Carl Holmes joined the Oklahoma City Fire Department in 1951 as one of its first group of African American firefighters. When he left three decades later, he had trained generations of firemen, risen to the rank of Assistant Fire Chief, and created an improved system of departmental promotions that emphasized performance rather than favoritism, race or gender. His promotional metrics not only improved OKC policy, it was adopted in communities across America.
Facing lingering Jim Crow era discrimination the first years of his career, Holmes commanded an elite level of excellence from his black subordinates. “I looked at it strictly as it had to be done, and whatever the task was in front of me, to get it done.”
Following his 1981 retirement, metropolitan giants like Chicago and Los Angeles courted him to become their head fire chief. He chose instead to devote his efforts toward developing minority firefighters and fire department leaders. Just one of the initiatives spawned by his efforts is Florida A&M University’s Carl Holmes Executive Development Institute. For more than a quarter of a century, it has graduated black firefighters who now lead their departments as officers, chief officers, assistant fire chiefs, and fire chiefs.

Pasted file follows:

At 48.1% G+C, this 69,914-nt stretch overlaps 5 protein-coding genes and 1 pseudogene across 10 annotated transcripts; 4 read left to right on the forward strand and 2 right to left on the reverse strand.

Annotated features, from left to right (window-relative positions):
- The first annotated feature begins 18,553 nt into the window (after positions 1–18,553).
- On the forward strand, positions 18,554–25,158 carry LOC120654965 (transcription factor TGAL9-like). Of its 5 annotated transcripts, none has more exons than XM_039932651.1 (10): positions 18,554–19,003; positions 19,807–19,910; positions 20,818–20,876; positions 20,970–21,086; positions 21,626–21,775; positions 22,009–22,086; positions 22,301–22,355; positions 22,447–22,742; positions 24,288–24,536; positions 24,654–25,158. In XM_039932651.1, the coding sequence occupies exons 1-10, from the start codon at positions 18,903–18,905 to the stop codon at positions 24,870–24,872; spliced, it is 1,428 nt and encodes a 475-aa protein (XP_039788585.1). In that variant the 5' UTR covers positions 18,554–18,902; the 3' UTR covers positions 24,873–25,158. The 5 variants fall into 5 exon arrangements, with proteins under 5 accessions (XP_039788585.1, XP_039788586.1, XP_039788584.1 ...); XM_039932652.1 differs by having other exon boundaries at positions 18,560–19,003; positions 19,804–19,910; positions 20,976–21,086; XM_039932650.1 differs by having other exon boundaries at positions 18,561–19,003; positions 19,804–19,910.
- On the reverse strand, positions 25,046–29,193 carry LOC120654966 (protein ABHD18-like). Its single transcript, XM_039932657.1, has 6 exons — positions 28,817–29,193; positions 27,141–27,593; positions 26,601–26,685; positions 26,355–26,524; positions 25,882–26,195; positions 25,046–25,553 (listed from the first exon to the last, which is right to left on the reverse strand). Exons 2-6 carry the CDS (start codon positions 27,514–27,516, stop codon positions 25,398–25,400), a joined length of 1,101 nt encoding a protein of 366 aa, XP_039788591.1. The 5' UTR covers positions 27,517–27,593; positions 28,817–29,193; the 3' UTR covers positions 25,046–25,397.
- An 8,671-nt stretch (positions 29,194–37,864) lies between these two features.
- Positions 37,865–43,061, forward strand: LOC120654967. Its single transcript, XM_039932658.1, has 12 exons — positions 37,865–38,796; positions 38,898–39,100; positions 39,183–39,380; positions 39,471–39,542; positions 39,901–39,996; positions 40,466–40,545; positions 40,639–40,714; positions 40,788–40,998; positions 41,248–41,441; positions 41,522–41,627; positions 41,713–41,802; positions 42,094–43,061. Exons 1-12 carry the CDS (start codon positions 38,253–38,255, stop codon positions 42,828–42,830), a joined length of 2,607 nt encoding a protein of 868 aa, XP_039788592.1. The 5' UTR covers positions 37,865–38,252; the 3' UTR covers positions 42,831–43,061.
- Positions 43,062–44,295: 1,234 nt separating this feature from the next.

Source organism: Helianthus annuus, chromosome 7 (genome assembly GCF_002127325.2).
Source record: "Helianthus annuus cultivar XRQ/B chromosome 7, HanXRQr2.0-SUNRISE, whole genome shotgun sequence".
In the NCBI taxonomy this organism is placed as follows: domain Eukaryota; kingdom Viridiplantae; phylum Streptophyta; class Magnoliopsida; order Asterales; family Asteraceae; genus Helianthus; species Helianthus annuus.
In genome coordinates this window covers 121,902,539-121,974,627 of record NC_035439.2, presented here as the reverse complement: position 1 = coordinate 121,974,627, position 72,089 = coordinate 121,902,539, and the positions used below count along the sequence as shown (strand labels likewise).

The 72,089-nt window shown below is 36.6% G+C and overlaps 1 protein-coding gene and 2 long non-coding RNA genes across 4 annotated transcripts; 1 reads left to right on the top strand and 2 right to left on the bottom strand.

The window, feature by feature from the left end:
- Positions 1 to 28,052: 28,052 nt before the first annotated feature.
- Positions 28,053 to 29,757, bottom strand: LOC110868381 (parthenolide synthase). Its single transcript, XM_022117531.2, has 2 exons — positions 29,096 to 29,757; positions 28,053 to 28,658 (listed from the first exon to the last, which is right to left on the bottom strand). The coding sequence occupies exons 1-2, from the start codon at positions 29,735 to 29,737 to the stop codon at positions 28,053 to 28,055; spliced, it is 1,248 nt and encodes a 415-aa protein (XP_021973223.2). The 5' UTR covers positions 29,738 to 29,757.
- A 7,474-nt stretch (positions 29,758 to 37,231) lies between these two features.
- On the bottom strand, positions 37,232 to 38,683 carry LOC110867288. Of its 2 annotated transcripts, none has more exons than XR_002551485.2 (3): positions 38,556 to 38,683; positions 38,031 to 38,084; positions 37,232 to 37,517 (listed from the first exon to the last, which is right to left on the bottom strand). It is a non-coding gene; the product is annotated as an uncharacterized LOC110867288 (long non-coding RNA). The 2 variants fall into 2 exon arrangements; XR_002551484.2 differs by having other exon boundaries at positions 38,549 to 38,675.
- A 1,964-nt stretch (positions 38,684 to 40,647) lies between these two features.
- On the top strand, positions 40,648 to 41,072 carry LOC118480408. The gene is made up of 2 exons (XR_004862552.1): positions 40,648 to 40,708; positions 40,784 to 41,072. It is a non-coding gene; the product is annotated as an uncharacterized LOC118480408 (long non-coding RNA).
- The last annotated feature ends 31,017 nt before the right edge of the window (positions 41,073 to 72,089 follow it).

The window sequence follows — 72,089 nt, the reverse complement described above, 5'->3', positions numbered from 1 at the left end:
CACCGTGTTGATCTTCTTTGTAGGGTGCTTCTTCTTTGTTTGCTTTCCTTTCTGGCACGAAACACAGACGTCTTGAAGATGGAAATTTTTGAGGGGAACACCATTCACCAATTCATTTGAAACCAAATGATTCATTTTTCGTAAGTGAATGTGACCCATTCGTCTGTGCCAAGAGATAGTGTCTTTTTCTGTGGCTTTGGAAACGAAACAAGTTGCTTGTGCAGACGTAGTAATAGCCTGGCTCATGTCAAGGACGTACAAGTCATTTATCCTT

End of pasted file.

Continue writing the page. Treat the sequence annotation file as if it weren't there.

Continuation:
Yet, Holmes told OKC’s KFOR television not long before his death, “What was most important of everything I’ve ever done was to make it better for the next people.”
The above article is a bonus to the fascinating historical content found within our book
Oklahomans Vol 2 :
Statehood - 2020s
which can be purchased HERE.
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